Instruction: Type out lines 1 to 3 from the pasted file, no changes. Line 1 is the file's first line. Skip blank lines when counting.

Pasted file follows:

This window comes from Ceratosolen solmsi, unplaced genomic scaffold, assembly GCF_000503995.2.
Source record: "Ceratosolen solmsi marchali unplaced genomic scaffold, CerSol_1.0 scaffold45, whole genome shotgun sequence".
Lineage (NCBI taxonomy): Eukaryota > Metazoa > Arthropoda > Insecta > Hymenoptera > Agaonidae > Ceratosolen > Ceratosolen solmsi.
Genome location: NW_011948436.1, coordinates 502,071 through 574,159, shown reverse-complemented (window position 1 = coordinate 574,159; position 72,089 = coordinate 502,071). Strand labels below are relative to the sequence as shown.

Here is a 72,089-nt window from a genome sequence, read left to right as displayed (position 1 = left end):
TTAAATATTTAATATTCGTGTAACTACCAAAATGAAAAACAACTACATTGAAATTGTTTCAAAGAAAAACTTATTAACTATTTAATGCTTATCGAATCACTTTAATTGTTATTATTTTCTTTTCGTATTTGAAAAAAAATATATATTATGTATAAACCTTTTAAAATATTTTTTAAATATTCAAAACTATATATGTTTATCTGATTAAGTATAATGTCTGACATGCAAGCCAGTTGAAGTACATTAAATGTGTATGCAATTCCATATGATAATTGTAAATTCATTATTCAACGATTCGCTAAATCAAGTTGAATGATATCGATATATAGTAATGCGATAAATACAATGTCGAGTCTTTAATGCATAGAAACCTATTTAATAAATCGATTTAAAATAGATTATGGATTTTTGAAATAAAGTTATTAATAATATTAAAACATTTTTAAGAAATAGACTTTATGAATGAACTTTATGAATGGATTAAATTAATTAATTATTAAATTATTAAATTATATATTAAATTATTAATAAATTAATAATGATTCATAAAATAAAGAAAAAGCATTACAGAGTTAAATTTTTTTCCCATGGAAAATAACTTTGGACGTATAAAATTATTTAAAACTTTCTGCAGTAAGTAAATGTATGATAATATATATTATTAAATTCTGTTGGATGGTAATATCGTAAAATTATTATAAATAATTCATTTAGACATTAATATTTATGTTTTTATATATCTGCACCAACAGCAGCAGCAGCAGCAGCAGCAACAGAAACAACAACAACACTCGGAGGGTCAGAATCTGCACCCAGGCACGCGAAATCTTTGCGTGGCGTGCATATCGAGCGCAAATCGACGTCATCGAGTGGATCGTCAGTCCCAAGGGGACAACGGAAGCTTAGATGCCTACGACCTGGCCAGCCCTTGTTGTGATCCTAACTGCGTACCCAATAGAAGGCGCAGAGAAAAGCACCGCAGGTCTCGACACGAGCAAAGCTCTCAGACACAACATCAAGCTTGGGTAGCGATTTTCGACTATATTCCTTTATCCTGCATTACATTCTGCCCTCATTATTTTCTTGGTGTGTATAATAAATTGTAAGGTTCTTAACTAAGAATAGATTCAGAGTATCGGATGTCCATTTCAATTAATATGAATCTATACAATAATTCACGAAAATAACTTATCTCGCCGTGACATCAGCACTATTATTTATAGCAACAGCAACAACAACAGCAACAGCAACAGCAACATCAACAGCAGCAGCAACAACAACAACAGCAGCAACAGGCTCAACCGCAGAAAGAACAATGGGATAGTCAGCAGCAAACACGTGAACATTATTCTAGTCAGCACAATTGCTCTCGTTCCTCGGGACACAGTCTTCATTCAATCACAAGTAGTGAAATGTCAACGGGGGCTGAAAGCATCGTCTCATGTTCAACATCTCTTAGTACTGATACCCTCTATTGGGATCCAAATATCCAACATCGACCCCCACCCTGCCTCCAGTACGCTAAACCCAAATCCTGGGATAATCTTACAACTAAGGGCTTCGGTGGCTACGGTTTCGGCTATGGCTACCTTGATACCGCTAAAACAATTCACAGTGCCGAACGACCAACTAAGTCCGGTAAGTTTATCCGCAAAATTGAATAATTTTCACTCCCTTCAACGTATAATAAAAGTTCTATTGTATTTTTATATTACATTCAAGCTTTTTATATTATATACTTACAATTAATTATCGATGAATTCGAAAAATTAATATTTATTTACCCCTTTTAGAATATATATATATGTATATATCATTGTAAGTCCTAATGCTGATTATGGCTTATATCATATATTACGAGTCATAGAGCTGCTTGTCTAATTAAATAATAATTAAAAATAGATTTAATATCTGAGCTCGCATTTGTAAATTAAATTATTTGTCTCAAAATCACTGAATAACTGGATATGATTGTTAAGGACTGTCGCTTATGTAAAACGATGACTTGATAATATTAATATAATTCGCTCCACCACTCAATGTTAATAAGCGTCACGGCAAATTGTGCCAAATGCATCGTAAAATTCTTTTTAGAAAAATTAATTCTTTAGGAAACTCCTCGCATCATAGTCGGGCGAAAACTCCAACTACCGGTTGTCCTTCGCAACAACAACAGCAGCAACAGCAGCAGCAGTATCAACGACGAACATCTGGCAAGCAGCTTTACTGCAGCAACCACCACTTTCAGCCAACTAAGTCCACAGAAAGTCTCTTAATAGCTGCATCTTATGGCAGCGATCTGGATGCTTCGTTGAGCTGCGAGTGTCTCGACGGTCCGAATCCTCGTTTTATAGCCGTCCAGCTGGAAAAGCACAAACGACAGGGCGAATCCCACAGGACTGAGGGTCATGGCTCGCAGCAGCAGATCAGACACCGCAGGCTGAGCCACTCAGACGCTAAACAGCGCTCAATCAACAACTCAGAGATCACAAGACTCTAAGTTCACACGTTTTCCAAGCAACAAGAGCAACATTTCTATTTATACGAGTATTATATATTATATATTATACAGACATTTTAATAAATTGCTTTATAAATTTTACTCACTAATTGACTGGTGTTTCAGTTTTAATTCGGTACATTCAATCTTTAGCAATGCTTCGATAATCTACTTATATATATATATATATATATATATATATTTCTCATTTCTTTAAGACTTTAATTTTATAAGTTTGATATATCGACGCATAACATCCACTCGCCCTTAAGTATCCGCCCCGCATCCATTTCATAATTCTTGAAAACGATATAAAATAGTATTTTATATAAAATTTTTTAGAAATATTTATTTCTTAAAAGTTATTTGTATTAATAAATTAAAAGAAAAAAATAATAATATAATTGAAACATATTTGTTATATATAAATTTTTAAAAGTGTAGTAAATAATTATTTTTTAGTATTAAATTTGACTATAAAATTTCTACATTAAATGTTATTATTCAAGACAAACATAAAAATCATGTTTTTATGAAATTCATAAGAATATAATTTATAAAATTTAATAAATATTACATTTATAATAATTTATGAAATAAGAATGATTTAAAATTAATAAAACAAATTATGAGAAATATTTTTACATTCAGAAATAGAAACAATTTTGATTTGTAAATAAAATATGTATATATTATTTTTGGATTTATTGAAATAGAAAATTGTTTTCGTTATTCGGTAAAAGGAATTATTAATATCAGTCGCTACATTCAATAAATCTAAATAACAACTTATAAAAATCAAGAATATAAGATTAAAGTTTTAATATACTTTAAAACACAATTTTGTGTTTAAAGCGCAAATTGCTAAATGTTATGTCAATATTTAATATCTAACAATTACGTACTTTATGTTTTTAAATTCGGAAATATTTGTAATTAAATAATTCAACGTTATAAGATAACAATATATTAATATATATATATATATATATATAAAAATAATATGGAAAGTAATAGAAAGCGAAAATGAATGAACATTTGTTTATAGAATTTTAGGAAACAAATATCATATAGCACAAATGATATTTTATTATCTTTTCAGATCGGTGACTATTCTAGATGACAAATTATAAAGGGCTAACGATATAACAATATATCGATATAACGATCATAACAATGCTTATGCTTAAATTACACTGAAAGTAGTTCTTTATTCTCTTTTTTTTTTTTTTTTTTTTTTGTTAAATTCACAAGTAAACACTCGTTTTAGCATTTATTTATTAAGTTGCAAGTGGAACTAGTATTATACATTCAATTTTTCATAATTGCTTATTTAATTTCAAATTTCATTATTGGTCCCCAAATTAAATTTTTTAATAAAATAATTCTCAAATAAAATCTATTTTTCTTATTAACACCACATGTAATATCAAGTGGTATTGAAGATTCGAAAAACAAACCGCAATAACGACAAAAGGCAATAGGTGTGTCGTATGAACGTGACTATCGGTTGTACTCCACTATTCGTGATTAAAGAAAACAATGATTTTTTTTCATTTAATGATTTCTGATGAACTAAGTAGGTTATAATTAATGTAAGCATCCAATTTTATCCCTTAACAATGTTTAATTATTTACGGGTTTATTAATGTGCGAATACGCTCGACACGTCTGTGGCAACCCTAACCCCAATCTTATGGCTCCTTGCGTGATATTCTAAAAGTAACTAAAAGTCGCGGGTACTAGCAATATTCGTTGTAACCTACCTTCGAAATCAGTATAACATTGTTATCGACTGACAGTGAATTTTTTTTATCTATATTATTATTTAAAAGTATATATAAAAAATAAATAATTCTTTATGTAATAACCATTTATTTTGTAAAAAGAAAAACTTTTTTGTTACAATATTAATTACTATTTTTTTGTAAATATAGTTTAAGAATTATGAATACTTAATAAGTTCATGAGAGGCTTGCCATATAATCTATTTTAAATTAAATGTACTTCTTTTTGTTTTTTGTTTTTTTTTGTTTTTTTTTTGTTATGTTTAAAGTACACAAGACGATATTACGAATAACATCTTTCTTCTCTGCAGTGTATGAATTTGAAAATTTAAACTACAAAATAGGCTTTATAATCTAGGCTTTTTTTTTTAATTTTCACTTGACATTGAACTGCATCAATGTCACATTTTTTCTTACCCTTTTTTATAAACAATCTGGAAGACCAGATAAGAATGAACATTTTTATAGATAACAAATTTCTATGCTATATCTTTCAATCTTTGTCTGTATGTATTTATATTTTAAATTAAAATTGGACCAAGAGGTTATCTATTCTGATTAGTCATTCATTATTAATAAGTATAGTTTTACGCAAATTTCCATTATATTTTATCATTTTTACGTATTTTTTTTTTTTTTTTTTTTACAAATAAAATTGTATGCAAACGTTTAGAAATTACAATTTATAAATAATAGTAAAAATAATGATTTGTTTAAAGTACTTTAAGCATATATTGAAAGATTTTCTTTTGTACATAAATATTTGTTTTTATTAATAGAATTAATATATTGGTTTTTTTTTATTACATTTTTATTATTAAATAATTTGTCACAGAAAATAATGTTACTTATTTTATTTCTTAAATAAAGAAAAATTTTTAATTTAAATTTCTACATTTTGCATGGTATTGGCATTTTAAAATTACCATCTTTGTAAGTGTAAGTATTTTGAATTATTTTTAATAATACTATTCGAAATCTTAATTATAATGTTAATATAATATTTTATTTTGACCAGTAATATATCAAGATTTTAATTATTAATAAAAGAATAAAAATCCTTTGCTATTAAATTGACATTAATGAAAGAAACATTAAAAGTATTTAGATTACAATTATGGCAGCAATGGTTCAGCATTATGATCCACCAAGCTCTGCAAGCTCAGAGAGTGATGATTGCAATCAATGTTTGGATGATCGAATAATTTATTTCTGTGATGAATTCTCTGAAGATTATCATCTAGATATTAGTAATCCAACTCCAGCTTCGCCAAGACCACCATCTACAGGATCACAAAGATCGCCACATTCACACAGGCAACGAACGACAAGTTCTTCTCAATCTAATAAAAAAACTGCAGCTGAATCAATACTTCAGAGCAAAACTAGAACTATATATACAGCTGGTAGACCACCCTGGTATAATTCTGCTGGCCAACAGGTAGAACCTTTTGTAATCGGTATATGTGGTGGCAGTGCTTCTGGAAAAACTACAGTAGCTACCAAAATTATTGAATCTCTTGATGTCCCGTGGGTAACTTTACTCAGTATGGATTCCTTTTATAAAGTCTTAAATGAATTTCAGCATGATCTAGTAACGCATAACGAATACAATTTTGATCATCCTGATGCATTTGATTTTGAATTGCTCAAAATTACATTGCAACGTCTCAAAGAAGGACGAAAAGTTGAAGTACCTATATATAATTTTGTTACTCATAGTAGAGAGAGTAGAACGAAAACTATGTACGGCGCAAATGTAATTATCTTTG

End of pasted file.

This window comes from Ceratosolen solmsi, unplaced genomic scaffold, assembly GCF_000503995.2.
Source record: "Ceratosolen solmsi marchali unplaced genomic scaffold, CerSol_1.0 scaffold45, whole genome shotgun sequence".
Lineage (NCBI taxonomy): Eukaryota > Metazoa > Arthropoda > Insecta > Hymenoptera > Agaonidae > Ceratosolen > Ceratosolen solmsi.